Inter-Tribal Environmental Council
Overview of ITEC Clean Air Program

 With five air monitoring sites located within tribal jurisdictional boundaries in Oklahoma, the CNEP Clean Air Program operates one of the largest tribal air monitoring networks in the country.  Criteria pollutants being monitored include ozone, carbon monoxide, sulfur dioxide, nitrogen oxides and particulate matter.  Meteorological parameters monitored include temperature, humidity, wind speed and wind direction, and precipitation.  They also operate a mobile monitor that rotates to various tribes and pueblos within Region 6; it is equipped to monitor ozone, particulate matter and meteorological parameters.  The Stilwell site has been designated as a rural NCore site, and a Tekran continuous mercury analyzer is operated at this location.  The Clean Air Program also participates in national programs such as CASTNet, IMPROVE, and the Mercury Deposition Network (MDN). Past program initiatives have included GIS mapping of tribal trust land, creating an inventory of major and minor sources for ITEC member tribes, reviewing new and/or modified major source permits that have been issued by the state, and providing technical assistance and training to the member tribes related to air quality monitoring.

 

The CNEP Air Program received a 2006 Clean Air Excellence Award in the category of Community Action. The award ceremony was held in May 2007 in Washington, D.C. at the National Museum of the American Indian.
 
 

 

 

 

 

 

 

 

 

 

History of the Clean Air Program

The Clean Air Acts

The 1970 Clean Air Act defined two principal types of air pollutants for regulation: criteria air pollutants and hazardous air pollutants. These pollutants culminate from numerous as well as diverse mobile and stationary sources. The criteria pollutants are carbon monoxide, nitrogen dioxide, sulfur dioxide, ozone, volatile organic compounds (VOCs), lead and particulate matter. There are approximately 188 identified, hazardous air pollutants which can cause serious health and environmental effects. The goal of the 1970 Clean Air Act was to establish national ambient air quality standards for the air pollutants. By substantially reducing air emissions from these stationary and mobile sources, an ample margin of safety was provided to protect the public's health and the environment.

The 1990 Clean Air Act was a revision of the original 1963 Act, which was amended in 1970 and again in 1977. The new 1990 Clean Air Act was designed as a technology based program rather than a health based program like the earlier acts. The new act placed the burden of permitting and compliance on the U.S. EPA and state agencies.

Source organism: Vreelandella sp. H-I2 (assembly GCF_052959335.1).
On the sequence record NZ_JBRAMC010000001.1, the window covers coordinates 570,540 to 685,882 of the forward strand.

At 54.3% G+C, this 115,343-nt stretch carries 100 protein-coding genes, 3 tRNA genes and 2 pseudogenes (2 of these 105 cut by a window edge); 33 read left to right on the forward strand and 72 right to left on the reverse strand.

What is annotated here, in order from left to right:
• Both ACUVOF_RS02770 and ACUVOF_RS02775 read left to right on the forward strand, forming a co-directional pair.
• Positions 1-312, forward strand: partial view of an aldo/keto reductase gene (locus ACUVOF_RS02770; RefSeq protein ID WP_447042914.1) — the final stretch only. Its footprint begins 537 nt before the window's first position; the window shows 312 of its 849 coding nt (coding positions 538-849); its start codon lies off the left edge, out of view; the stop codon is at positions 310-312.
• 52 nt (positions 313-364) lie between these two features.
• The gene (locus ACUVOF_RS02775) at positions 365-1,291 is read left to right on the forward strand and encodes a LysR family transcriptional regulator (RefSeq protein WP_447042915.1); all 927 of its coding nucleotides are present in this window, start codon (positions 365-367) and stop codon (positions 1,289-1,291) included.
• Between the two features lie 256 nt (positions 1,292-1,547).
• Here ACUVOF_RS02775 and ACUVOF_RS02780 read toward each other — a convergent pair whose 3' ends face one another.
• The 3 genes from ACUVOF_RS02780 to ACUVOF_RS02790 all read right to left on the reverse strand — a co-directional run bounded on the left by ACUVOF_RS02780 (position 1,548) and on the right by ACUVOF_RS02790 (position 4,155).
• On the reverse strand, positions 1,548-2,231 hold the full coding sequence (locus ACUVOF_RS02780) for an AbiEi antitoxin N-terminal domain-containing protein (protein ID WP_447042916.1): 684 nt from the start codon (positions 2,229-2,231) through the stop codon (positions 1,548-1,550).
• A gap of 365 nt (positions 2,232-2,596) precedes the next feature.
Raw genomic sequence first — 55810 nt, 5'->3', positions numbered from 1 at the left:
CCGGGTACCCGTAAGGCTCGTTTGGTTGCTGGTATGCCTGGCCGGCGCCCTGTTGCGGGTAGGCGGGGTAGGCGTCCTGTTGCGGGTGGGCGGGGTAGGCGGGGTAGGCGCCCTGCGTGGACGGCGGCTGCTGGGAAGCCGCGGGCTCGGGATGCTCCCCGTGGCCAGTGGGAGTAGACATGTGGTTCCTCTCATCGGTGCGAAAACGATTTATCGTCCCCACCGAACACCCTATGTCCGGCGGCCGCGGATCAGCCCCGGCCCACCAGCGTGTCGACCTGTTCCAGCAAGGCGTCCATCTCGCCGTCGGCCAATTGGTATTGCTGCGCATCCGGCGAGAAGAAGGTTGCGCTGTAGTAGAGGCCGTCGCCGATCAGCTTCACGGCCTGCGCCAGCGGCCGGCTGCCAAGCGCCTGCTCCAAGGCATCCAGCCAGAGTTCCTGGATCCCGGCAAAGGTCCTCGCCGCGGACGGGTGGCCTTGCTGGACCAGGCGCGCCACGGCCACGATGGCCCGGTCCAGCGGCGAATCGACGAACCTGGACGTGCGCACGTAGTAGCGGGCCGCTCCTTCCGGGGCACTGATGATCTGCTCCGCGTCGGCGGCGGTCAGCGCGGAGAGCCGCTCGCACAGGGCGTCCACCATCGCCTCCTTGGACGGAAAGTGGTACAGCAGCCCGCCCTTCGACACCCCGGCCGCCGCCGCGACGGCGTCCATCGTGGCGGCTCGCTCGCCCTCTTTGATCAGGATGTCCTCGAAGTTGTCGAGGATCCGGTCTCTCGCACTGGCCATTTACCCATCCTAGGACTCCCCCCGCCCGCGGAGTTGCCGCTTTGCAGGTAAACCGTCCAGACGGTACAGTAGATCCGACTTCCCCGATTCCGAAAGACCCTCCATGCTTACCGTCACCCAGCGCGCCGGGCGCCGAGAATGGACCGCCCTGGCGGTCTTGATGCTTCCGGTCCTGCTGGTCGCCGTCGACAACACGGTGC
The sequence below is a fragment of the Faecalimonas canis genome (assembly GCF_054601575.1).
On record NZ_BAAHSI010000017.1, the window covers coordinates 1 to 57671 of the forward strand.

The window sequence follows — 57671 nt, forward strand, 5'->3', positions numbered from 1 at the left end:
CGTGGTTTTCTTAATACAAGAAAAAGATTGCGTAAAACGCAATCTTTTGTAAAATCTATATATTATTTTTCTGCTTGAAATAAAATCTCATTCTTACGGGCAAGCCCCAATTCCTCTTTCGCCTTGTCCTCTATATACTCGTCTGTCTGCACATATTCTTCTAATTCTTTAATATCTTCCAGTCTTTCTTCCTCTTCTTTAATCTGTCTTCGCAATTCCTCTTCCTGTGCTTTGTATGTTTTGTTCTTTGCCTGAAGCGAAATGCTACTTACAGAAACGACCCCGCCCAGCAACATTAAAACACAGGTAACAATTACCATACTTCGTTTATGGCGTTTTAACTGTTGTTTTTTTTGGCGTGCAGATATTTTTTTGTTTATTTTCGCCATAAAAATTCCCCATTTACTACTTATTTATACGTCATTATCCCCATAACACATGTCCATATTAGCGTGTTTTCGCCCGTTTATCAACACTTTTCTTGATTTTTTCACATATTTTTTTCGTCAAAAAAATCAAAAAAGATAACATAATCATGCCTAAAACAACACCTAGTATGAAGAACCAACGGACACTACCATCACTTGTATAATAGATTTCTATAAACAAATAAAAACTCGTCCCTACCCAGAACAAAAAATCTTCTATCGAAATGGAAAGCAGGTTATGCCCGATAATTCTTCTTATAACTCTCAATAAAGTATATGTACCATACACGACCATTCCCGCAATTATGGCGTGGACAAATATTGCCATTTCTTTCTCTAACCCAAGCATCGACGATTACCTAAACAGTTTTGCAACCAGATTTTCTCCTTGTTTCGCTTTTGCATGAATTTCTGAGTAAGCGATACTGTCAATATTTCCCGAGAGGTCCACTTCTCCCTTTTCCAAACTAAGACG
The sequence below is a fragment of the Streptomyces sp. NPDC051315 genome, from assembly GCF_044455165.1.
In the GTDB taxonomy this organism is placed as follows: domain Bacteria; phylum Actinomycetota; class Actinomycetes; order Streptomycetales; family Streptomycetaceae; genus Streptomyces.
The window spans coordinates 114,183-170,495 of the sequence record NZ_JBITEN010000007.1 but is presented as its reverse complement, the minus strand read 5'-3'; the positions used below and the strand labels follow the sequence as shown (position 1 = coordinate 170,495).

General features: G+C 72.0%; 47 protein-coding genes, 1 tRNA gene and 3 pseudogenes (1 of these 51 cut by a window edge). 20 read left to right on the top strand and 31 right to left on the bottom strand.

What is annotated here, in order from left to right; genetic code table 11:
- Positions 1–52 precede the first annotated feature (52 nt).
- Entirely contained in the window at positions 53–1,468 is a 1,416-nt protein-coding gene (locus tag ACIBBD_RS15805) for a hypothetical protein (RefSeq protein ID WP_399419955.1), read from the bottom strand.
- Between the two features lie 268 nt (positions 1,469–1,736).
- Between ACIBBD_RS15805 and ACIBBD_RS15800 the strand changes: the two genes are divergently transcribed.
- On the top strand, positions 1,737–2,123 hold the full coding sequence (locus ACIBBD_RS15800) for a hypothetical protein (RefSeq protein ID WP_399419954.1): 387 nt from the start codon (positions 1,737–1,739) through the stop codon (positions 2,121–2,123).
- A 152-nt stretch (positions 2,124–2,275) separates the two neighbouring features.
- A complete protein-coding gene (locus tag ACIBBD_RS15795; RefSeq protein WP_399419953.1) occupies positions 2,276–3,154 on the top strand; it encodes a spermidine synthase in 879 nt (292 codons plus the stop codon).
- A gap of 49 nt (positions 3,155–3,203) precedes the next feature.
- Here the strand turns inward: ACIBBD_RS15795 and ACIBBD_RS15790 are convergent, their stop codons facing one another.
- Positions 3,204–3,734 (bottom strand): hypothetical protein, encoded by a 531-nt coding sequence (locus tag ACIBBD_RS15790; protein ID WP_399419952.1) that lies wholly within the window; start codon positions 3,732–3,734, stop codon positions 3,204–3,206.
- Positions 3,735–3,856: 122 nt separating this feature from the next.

The 1990 Clean Air Act Amendments

Title I Attainment and Maintenance of Air Quality Standards

Title II Mobile Sources

Title III Hazardous Air Pollutants

Title IV Acid Deposition Control

Title V Operating Permits

Title VI Stratospheric Ozone Protection

Title VII Enforcement

On July 16, 1997, the EPA issued new air quality health standards for fine particulates (soot) and ozone (smog). They are now being implemented by the states and tribes throughout the country. However, the new standards will not be fully implemented until at least the year 2003. The new standards are the result of a class action lawsuit against the EPA and brought about by the American Lung Association. The American Lung Association sued the EPA for its failure to review the existing standards. Under provisions of the Clean Air Act, the EPA had been required to review the National Ambient Air Quality Standards (NAAQS) every five years.

As part of the new standard and the EPA's national initiative, ITEC collaborated with the EPA Region VI Office and various tribes to develop a tribal fine particulate (PM2.5) network in Oklahoma. As a result, PM2.5 monitoring sites were set-up for the Cherokee Nation, Cheyenne-Arapaho, Delaware in Western Oklahoma, Pawnee, Ponca, Quapaw, Sac & Fox Nation and Seminole tribes. Site selections were based on the state's existing monitors (avoiding redundancy) and the tribes' willingness to participate. Four of these tribes have assumed the management and operation of their own monitoring sites.

Environmental Role

On January 24, 1983, President Reagan published a federal Indian policy that affected American Indian reservations and tribal governments. It also defined the federal government's primary role in regards to them. That policy stressed two related themes: 1) the federal government will pursue the principle of Indian "self-governance" and 2) will work directly with tribal governments on a "government to government" basis.

In 1994, the U.S. EPA Office became the first federal agency to adopt a formal Indian policy. The core principle of this policy were a commitment to working with federally recognized tribes on a government-to-government basis and enhance environmental protection. As a result, several statutes were either amended or developed to address Indian environmental issues and provide tribal funding. One, the Tribal Air Rule (TAR), "Indian Tribes: Air Quality Planning and Management," was published in the Federal Register on Thursday, February 12, 1998. This rule allowed tribes to develop Clean Air Projects and Programs.